Old habits die hard. The same thing holds true for old software we love and have used for many years. Things change. There is a time when it’s out with the old and in with the new. Yes, many of us hate such times because we never figured out how to adapt to change in increments instead of jumps.
This has been a watershed year for me and software changes. I’m not happy about it, either. The Mac went full-on 64-bit which means half a dozen 32-bit apps I still use cannot be used anymore. No replacements.
Wait. There’s more. It’s worse.
Worse, Microsoft, Adobe, and, yes, Apple, are instituting change as a requirement to keep up. Microsoft’s Internet Explorer is dying. Adobe’s Acrobat and Reader, circa 2015– from just four years ago– is dying on the vine. Apple left many thousands of apps behind with new updates for macOS, iOS, and iPadOS.
In decades past we would find a tool and keep using until it was pried away from our cold dead hands. Today, we are required to change in increments; a little today, a little more tomorrow, and get used to it because changing apps will be like using a napkin or paper towel.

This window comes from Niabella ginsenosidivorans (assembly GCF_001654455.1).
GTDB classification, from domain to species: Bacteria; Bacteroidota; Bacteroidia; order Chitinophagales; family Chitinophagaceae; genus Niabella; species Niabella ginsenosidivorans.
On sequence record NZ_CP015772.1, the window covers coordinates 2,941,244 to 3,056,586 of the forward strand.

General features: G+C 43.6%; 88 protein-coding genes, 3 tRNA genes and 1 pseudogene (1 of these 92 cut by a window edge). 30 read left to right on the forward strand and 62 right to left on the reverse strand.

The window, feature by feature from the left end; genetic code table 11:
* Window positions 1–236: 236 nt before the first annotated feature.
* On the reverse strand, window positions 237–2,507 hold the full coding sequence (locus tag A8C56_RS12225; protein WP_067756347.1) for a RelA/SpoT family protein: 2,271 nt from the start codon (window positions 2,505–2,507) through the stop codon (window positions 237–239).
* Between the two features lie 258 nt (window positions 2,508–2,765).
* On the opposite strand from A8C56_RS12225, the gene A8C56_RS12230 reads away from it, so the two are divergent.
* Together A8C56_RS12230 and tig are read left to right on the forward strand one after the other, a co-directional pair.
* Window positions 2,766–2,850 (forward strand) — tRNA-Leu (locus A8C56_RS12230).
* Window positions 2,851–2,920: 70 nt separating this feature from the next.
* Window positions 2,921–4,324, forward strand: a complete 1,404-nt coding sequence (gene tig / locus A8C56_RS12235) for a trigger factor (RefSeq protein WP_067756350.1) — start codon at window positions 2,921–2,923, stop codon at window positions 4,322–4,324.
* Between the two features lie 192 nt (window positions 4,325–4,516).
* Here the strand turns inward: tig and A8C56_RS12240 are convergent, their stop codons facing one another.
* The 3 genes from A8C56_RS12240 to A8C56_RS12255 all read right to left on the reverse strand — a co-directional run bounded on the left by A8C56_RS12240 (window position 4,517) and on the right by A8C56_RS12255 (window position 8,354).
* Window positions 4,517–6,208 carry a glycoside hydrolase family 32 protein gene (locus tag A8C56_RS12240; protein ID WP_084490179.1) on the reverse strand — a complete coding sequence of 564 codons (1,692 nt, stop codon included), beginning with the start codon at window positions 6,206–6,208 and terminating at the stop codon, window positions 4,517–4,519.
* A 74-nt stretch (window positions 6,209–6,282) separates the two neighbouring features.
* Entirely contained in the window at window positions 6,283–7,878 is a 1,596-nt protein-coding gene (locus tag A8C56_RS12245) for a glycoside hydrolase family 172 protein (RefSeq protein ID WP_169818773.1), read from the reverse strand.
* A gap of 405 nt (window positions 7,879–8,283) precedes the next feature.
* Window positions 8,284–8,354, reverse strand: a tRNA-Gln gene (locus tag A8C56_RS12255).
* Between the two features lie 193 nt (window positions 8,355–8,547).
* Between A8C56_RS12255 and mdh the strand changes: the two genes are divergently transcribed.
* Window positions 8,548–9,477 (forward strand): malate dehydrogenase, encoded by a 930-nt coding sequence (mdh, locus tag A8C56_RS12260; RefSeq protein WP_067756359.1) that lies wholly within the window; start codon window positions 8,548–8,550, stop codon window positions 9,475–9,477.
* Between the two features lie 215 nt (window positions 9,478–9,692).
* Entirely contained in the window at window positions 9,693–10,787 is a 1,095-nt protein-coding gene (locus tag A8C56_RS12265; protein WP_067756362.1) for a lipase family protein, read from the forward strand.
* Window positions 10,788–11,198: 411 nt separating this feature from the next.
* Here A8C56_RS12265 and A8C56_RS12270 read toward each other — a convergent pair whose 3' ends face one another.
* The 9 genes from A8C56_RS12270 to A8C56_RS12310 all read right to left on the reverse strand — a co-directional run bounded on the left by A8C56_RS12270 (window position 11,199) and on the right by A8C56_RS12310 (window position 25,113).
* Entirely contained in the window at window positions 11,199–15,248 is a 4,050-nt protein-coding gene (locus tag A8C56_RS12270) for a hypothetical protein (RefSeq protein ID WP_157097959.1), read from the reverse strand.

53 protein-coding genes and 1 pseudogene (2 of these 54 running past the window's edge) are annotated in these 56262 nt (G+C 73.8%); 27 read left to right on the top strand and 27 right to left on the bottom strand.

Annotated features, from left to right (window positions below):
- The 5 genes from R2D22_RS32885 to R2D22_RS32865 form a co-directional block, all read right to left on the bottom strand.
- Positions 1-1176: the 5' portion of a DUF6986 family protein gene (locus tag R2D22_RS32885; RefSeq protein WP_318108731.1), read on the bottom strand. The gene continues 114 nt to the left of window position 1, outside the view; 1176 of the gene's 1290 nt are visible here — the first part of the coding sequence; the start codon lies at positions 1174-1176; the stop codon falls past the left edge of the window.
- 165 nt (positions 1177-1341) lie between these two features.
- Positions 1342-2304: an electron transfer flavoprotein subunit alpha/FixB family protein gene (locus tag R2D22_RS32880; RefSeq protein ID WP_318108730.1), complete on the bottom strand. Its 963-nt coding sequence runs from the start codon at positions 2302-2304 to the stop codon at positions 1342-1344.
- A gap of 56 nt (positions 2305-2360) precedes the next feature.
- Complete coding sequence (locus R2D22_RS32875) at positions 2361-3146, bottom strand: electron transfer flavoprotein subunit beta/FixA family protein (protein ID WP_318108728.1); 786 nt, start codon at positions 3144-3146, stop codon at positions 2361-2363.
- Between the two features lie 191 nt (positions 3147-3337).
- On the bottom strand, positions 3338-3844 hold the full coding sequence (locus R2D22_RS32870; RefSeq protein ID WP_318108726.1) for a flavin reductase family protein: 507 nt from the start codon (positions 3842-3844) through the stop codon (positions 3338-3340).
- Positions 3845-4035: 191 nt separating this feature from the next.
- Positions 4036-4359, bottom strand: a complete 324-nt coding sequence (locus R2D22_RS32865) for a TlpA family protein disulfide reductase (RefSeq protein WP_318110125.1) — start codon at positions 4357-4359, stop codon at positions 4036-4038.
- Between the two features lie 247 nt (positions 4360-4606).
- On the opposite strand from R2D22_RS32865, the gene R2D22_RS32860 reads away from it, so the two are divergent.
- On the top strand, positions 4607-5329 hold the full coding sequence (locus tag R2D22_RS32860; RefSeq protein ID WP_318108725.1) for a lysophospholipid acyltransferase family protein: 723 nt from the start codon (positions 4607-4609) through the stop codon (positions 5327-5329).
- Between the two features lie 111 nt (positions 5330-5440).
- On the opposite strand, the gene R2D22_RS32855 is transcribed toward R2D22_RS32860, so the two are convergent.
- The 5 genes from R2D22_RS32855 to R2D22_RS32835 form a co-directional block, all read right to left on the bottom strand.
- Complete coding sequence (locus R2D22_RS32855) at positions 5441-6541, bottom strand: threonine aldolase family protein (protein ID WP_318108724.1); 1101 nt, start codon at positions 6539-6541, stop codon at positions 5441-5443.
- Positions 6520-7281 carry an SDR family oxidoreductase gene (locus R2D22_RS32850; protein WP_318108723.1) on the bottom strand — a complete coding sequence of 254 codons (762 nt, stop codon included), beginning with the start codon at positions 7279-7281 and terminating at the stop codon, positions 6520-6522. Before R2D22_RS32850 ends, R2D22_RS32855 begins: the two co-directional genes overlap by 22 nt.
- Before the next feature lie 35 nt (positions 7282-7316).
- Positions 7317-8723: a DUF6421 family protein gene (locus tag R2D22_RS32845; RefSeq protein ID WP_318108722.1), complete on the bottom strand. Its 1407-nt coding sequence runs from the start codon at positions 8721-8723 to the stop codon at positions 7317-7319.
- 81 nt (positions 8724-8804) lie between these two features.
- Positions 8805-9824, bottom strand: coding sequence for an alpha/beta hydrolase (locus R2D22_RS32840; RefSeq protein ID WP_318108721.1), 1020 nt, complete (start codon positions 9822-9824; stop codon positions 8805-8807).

Software developers, especially the major ones from Microsoft to Google, and Apple to Adobe, are using the phrase End-of-Life more frequently; denying service and support for versions dropped off the support list.
Worse, app subscriptions are almost the norm these days with an ever-increasing list of developers and apps that want us to pay for applications on a monthly basis while they provide incremental updates and improvements to justify the price tag.
Our household and office environments have multiple devices– Dell and HP PCs and printers, Apple Macs and iPads– that are old and will never be upgraded, yet they remain in use and productive. When one of them breaks we pay the price of a big jump forward instead of a small step forward.
Change seems to have accelerated in recent years as technology has become ever more personal. Personal? iPhone, iPad, Mac, Apple TV, Apple Watch, Apple Pay, Apple Music, monthly AppleCare, Apple Arcade, Apple TV+, and an ever-increasing system that reduces our money supply in exchange for more gadgets to manage, more software to maintain.
The idea we hear is the ongoing need to keep up, not fall behind; to use more recent versions of everything and to not get caught up in holding onto devices and software that will cause an upgrade problem.
Why? End-of-life doesn’t mean what it used to mean. EOL is a daily routine to be managed.